Philippine Congress Investigates E-cigarette Brand for Tax Evasion

Philippine Congress Investigates E-cigarette Brand for Tax Evasion
The Philippine House of Representatives has called for an investigation into Flava, an e-cigarette brand, for suspected tax evasion.

According to a report from, the Philippine House of Representatives has demanded the Bureau of Internal Revenue (BIR) to verify the license and product specifications of an e-cigarette brand that is being investigated for allegedly evading billions of pesos in taxes. The committee has also issued another subpoena to e-cigarette product brand Flava and the local company DenKat Trading, believed to be involved in importing this brand.

Congressman Joey Sarte Salceda, who chairs the House Committee, has formally requested the Bureau of Internal Revenue (BIR) to send letters to the Food and Drug Administration (FDA) and the Department of Trade and Industry's Bureau of Product Standards (BPS) to verify Flava's product specifications. He also added that he has requested the BIR to examine the licenses posted on Flava's online store.

On November 28, the House Committee investigated the seizure of 1.4 million 10ml Flava disposable e-cigarettes at a warehouse in Valenzuela City on October 27. These e-cigarettes were found to lack the necessary documentation. According to Sarseda, it is suspected that Flava falsely labeled their products as traditional freebase e-cigarettes, which are taxed at a rate of 60 pesos per 10ml, rather than nicotine salts, which have a higher concentration and are taxed at a rate of 52 pesos per ml.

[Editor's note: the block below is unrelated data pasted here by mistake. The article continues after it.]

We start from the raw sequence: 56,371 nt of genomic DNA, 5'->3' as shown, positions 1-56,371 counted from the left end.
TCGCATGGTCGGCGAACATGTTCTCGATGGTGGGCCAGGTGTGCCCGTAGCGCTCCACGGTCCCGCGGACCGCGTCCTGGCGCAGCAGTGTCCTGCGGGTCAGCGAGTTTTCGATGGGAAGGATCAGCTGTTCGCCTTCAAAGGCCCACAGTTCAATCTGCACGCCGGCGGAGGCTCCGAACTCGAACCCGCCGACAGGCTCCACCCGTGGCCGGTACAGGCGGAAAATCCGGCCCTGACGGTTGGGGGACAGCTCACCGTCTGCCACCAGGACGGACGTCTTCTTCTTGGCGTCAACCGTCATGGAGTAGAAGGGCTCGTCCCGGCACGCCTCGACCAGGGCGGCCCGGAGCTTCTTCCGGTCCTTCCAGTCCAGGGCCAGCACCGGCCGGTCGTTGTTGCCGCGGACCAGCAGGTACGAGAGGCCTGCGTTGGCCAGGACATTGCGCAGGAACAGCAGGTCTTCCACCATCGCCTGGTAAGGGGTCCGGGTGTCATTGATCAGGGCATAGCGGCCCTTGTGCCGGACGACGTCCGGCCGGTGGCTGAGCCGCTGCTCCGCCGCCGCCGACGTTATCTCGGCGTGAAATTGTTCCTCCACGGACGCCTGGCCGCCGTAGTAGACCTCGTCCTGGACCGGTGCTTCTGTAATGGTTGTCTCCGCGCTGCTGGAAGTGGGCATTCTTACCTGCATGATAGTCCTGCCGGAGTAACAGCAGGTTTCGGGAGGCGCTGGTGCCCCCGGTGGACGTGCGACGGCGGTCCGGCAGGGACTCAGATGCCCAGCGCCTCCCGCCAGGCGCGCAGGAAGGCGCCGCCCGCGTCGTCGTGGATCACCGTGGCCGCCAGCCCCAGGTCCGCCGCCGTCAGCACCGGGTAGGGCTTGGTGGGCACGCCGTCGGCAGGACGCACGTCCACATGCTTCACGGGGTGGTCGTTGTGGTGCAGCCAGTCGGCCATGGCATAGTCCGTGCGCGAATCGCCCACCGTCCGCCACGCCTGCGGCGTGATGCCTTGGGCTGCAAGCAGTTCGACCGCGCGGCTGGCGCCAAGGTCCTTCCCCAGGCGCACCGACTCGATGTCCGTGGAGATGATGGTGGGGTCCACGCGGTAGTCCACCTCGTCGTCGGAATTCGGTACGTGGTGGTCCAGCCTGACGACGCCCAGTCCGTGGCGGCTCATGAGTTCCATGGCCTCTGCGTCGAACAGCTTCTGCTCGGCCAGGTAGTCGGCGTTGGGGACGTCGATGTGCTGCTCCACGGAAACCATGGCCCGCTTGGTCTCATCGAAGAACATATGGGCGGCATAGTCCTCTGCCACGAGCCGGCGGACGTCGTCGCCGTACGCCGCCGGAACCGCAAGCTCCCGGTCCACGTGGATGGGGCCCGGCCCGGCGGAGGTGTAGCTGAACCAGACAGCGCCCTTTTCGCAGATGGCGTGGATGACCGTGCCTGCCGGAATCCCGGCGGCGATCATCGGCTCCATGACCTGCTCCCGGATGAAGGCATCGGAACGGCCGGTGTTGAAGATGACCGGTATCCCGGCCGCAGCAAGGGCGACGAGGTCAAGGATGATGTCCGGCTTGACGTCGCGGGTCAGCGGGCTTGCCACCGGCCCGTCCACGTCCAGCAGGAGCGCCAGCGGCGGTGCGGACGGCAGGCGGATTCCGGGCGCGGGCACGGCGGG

He pointed out that according to Article 263 of the National Internal Revenue Code, illicit transactions of variable products will face fines no less than ten times the value of the unpaid consumption tax. "The product in question, marketed as freebase nicotine, should be taxed at a rate of 60 pesos per 10 milliliters, but reports have shown that the product may have been misreported and should actually be taxed as nicotine salts, a more concentrated product with a tax rate of 52 pesos per milliliter," Salceda stated.

He added that Flava's marketing "implies that it is actually salt nicotine." According to the Vaporized Nicotine and Non-Nicotine Products Act (Republic Ordinance No. 11900), compared to freebase nicotine, salt nicotine has lower taxes because the latter is more concentrated and potent.

For a 10-milliliter equivalent, the main salt nicotine products in the market can provide 2,800 puffs. Flava markets claim to offer 6,000 to 10,000 puffs. Just based on this, one can imagine that the product is concentrated. This could potentially be a case of tax evasion amounting to 728 million pesos. If multiplied by 10, the final amount would reach 7.3 billion pesos (approximately 940 million yuan)," Salceda stated.

He also called on the Department of Finance and the BIR to come up with strategies to curb the illicit trade of e-cigarettes. "The purpose of this hearing is not just to prosecute one company, but to find ways to prevent the illegal trade of e-cigarettes, which would harm legitimate companies while allowing unregulated hazardous substances to exist in the market," said Salseda.

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